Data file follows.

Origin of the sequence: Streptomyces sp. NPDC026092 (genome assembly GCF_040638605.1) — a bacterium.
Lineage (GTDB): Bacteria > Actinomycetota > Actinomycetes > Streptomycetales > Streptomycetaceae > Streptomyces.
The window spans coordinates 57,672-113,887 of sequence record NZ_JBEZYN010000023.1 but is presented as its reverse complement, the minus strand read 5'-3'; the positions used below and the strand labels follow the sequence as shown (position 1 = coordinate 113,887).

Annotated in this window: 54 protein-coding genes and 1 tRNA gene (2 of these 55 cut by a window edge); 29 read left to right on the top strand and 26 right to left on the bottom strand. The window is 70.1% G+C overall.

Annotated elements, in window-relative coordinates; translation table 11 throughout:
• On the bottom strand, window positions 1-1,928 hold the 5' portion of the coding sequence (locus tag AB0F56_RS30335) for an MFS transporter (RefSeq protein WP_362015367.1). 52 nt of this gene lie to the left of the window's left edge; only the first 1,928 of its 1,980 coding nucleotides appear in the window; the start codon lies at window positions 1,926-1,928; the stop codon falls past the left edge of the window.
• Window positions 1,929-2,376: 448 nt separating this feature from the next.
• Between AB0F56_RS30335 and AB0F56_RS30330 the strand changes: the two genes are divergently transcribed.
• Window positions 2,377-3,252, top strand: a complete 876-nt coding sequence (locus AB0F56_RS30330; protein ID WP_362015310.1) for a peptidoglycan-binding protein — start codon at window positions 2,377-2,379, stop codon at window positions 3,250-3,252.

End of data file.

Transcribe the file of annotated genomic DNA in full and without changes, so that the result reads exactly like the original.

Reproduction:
Origin of the sequence: Streptomyces sp. NPDC026092 (genome assembly GCF_040638605.1) — a bacterium.
Lineage (GTDB): Bacteria > Actinomycetota > Actinomycetes > Streptomycetales > Streptomycetaceae > Streptomyces.
The window spans coordinates 57,672-113,887 of sequence record NZ_JBEZYN010000023.1 but is presented as its reverse complement, the minus strand read 5'-3'; the positions used below and the strand labels follow the sequence as shown (position 1 = coordinate 113,887).

Annotated in this window: 54 protein-coding genes and 1 tRNA gene (2 of these 55 cut by a window edge); 29 read left to right on the top strand and 26 right to left on the bottom strand. The window is 70.1% G+C overall.

Annotated elements, in window-relative coordinates; translation table 11 throughout:
• On the bottom strand, window positions 1-1,928 hold the 5' portion of the coding sequence (locus tag AB0F56_RS30335) for an MFS transporter (RefSeq protein WP_362015367.1). 52 nt of this gene lie to the left of the window's left edge; only the first 1,928 of its 1,980 coding nucleotides appear in the window; the start codon lies at window positions 1,926-1,928; the stop codon falls past the left edge of the window.
• Window positions 1,929-2,376: 448 nt separating this feature from the next.
• Between AB0F56_RS30335 and AB0F56_RS30330 the strand changes: the two genes are divergently transcribed.
• Window positions 2,377-3,252, top strand: a complete 876-nt coding sequence (locus AB0F56_RS30330; protein ID WP_362015310.1) for a peptidoglycan-binding protein — start codon at window positions 2,377-2,379, stop codon at window positions 3,250-3,252.